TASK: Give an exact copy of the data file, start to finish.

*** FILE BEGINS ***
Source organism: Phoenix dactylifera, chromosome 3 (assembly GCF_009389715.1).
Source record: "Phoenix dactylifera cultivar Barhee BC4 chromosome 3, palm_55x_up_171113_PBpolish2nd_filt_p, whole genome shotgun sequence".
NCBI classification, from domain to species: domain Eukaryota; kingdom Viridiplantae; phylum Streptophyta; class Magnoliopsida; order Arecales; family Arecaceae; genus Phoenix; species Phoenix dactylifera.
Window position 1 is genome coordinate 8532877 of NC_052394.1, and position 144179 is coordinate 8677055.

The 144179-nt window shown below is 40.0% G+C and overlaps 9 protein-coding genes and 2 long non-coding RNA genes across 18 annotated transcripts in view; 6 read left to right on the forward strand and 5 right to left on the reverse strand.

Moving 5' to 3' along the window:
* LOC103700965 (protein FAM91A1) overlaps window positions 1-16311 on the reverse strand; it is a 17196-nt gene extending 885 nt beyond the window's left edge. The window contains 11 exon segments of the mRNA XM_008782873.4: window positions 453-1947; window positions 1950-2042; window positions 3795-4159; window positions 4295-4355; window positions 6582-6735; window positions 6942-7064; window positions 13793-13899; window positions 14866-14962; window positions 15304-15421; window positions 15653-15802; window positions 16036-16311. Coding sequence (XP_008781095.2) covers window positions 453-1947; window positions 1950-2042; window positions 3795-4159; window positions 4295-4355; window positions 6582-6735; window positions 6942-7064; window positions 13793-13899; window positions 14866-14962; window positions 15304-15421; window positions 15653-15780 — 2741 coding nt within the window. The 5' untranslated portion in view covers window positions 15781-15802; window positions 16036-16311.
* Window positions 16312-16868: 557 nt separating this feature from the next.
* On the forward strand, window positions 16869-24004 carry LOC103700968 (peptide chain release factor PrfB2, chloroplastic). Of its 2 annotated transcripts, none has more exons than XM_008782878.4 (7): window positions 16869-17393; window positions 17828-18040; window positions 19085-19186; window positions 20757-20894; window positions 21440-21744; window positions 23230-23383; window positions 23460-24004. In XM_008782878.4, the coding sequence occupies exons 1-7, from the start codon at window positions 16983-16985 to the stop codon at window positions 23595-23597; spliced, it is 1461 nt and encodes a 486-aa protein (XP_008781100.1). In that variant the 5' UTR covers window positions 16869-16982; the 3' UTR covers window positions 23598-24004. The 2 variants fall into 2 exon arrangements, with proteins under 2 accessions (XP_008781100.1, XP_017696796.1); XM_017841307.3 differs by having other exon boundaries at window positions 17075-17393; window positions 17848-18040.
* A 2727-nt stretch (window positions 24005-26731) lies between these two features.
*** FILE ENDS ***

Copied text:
Source organism: Phoenix dactylifera, chromosome 3 (assembly GCF_009389715.1).
Source record: "Phoenix dactylifera cultivar Barhee BC4 chromosome 3, palm_55x_up_171113_PBpolish2nd_filt_p, whole genome shotgun sequence".
NCBI classification, from domain to species: domain Eukaryota; kingdom Viridiplantae; phylum Streptophyta; class Magnoliopsida; order Arecales; family Arecaceae; genus Phoenix; species Phoenix dactylifera.
Window position 1 is genome coordinate 8532877 of NC_052394.1, and position 144179 is coordinate 8677055.

The 144179-nt window shown below is 40.0% G+C and overlaps 9 protein-coding genes and 2 long non-coding RNA genes across 18 annotated transcripts in view; 6 read left to right on the forward strand and 5 right to left on the reverse strand.

Moving 5' to 3' along the window:
* LOC103700965 (protein FAM91A1) overlaps window positions 1-16311 on the reverse strand; it is a 17196-nt gene extending 885 nt beyond the window's left edge. The window contains 11 exon segments of the mRNA XM_008782873.4: window positions 453-1947; window positions 1950-2042; window positions 3795-4159; window positions 4295-4355; window positions 6582-6735; window positions 6942-7064; window positions 13793-13899; window positions 14866-14962; window positions 15304-15421; window positions 15653-15802; window positions 16036-16311. Coding sequence (XP_008781095.2) covers window positions 453-1947; window positions 1950-2042; window positions 3795-4159; window positions 4295-4355; window positions 6582-6735; window positions 6942-7064; window positions 13793-13899; window positions 14866-14962; window positions 15304-15421; window positions 15653-15780 — 2741 coding nt within the window. The 5' untranslated portion in view covers window positions 15781-15802; window positions 16036-16311.
* Window positions 16312-16868: 557 nt separating this feature from the next.
* On the forward strand, window positions 16869-24004 carry LOC103700968 (peptide chain release factor PrfB2, chloroplastic). Of its 2 annotated transcripts, none has more exons than XM_008782878.4 (7): window positions 16869-17393; window positions 17828-18040; window positions 19085-19186; window positions 20757-20894; window positions 21440-21744; window positions 23230-23383; window positions 23460-24004. In XM_008782878.4, the coding sequence occupies exons 1-7, from the start codon at window positions 16983-16985 to the stop codon at window positions 23595-23597; spliced, it is 1461 nt and encodes a 486-aa protein (XP_008781100.1). In that variant the 5' UTR covers window positions 16869-16982; the 3' UTR covers window positions 23598-24004. The 2 variants fall into 2 exon arrangements, with proteins under 2 accessions (XP_008781100.1, XP_017696796.1); XM_017841307.3 differs by having other exon boundaries at window positions 17075-17393; window positions 17848-18040.
* A 2727-nt stretch (window positions 24005-26731) lies between these two features.